Enough; I can’t bear it. Enough.



It is a shock to be here at last, in Asolo. What do the guidebooks say? “Town of a hundred horizons.” “Renaissance gem of the Veneto.” “Home of exiled royalty and poets.” Originally home— did I dream the whole thing? No, the diary is lying here in front of me on Professor Ludovico Puppi’s writing table, torn but perfectly real—of my Madonna. It was naturally to Asolo, just a few miles north of Treviso, that I came when everything went bellyup at Mawle; can you see the connection? I had to run somewhere; I could no longer live with myself. Where better for the disappointed pilgrim-scholar to go? Home, then, yes. I admit that I was hoping for some sort of miracle; for a welcome, for redemption. Instead I merely found my own self lying in wait for me here, as the little shit always does.

Excerpted from The Bellini Madonna, by Elizabeth Lowry, published by Farrar, Straus and Giroux, LLC. Copyright © 2008 by Elizabeth Lowry. All rights reserved.

Membership Advantages
  • Reviews
  • "Beyond the Book" backstories
  • Free books to read and review (US only)
  • Find books by time period, setting & theme
  • Read-alike suggestions by book and author
  • Book club discussions
  • and much more!
  • Just $10 for 3 months or $35 for a year
  • More about membership!

One Month Free Membership

Join Today!

Editor's Choice

  • Book Jacket: All the Ugly and Wonderful Things
    All the Ugly and Wonderful Things
    by Bryn Greenwood
    Bryn Greenwood's debut, All the Ugly and Wonderful Things, is a harsh, raw, and ultimately, truthful...
  • Book Jacket: Hot Milk
    Hot Milk
    by Deborah Levy
    When people reach their early 20s, they often choose to go abroad – they want to get away from...
  • Book Jacket: Ninety-Nine Stories of God
    Ninety-Nine Stories of God
    by Joy Williams
    I have to preface this review by saying that I am not a fan of religious fiction - not even books ...

First Impressions

  • Book Jacket

    Ashes of Fiery Weather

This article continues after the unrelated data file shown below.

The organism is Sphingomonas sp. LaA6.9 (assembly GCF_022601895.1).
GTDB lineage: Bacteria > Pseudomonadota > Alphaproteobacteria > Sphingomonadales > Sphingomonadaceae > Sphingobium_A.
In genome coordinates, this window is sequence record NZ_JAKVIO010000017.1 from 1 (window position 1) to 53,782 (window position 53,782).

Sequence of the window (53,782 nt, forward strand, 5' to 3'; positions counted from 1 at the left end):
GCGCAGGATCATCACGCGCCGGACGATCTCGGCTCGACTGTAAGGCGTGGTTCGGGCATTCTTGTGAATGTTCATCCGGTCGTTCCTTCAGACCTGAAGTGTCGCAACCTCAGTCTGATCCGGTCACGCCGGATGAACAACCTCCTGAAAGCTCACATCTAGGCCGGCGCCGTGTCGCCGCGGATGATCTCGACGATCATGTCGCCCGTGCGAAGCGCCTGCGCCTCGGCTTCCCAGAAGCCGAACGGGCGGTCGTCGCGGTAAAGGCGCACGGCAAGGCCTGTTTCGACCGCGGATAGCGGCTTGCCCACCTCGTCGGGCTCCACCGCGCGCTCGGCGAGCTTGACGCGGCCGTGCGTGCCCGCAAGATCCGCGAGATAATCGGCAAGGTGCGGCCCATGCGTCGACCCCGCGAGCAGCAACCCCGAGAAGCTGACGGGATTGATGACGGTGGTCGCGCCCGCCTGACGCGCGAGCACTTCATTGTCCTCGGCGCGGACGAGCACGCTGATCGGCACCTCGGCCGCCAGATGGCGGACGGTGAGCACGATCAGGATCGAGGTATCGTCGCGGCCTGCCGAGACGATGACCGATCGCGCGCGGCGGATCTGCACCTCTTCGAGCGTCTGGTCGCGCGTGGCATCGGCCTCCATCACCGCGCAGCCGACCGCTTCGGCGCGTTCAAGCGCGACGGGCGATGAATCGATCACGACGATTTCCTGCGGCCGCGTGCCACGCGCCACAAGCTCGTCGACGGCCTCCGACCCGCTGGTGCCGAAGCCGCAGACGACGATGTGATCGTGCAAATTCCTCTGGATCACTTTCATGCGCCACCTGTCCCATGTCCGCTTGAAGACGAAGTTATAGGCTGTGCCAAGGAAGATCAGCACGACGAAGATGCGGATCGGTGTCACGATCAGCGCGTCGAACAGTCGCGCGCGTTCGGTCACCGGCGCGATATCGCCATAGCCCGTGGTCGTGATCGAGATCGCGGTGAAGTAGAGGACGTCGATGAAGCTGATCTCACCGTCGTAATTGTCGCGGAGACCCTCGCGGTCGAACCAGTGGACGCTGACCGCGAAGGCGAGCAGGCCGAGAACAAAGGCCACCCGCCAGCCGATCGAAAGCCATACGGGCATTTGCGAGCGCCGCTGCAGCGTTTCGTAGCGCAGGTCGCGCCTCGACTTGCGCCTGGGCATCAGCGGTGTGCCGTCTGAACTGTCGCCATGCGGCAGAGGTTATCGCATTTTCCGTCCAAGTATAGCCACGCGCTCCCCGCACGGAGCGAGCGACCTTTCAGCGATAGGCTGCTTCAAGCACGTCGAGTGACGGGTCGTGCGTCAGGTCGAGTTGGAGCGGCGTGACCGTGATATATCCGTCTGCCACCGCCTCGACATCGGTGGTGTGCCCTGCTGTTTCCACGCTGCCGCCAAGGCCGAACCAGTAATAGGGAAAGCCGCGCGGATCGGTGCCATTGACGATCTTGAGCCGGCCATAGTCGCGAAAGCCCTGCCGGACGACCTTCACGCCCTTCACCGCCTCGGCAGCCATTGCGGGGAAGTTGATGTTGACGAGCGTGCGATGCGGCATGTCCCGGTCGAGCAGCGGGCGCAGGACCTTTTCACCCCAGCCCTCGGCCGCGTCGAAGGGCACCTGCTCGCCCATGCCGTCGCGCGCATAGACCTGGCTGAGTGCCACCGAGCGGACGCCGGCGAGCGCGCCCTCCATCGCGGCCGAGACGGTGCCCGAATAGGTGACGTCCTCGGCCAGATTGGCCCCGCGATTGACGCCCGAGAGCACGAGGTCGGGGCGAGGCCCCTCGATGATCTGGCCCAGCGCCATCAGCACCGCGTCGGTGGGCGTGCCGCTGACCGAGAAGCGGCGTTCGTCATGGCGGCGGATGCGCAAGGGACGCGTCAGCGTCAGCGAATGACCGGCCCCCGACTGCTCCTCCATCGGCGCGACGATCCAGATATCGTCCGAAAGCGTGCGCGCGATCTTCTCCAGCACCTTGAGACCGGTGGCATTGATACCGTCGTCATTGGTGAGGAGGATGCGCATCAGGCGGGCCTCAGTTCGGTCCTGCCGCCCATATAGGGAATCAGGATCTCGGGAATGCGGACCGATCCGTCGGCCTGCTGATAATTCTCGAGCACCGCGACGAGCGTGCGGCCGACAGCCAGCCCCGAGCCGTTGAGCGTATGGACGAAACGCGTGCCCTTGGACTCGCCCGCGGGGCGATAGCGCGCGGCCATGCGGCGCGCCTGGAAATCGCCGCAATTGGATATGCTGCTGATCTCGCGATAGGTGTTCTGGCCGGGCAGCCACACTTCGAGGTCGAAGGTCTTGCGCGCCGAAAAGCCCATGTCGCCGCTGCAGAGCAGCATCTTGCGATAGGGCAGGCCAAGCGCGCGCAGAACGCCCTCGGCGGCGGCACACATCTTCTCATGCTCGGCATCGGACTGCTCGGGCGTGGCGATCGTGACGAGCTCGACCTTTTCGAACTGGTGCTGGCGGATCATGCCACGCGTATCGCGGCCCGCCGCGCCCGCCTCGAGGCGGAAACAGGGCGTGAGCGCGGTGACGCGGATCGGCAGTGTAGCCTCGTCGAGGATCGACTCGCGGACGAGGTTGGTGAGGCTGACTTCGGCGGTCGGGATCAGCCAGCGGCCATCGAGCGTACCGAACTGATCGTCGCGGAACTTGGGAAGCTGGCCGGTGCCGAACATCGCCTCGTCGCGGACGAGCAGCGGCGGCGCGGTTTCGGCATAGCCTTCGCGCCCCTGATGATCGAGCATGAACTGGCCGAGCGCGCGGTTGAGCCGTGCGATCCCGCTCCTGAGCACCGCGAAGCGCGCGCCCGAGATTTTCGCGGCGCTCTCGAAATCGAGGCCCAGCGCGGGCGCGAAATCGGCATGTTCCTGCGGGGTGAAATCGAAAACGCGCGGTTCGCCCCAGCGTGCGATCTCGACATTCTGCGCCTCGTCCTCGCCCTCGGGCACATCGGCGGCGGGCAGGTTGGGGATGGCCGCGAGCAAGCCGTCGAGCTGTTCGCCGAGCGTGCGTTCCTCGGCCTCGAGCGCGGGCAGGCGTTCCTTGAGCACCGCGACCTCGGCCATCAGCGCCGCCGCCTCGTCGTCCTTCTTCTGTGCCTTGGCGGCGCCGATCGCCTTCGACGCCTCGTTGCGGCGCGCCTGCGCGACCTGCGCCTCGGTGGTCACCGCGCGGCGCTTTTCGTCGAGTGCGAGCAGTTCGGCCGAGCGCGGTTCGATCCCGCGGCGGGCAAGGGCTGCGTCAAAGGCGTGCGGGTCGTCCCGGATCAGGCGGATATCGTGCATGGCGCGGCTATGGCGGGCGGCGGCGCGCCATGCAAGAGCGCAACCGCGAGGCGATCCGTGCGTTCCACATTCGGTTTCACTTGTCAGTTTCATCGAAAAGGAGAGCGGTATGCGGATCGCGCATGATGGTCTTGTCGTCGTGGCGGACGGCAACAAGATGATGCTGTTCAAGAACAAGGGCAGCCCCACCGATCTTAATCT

by Kathleen Donohoe

    "Admirers of Pete Hamill and Kate Atkinson will appreciate this gripping novel." - Library Journal

    Read Member Reviews

  • Book Jacket

    Underground Airlines
    by Ben Winters

    "The Invisible Man meets Blade Runner in this outstanding alternate history thriller." - PW Star

    Read Member Reviews

Book Discussions
Book Jacket
Circling the Sun
by Paula McLain

An intoxicatingly vivid portrait of colonial Kenya and its privileged inhabitants.

About the book
Join the discussion!
Win this book!
Win Lady Cop Makes Trouble

The Kopp Sisters Return!

One of the nation's first female deputy sheriffs returns in another gripping adventure based on fact.

Enter

Word Play

Solve this clue:

Manners M (T) M

and be entered to win..

Books that     
entertain,
     engage

 & enlighten

Visitors can view some of BookBrowse for free. Full access is for members only.

Join Today!

Your guide toexceptional          books

BookBrowse seeks out and recommends books that we believe to be best in class. Books that will whisk you to faraway places and times, that will expand your mind and challenge you -- the kinds of books you just can't wait to tell your friends about.

 
X

Free Weekly Newsletter

Keep up with what's happening in the world of books:
Reviews, previews, interviews and more!



Spam Free: Your email is never shared with anyone; opt out any time.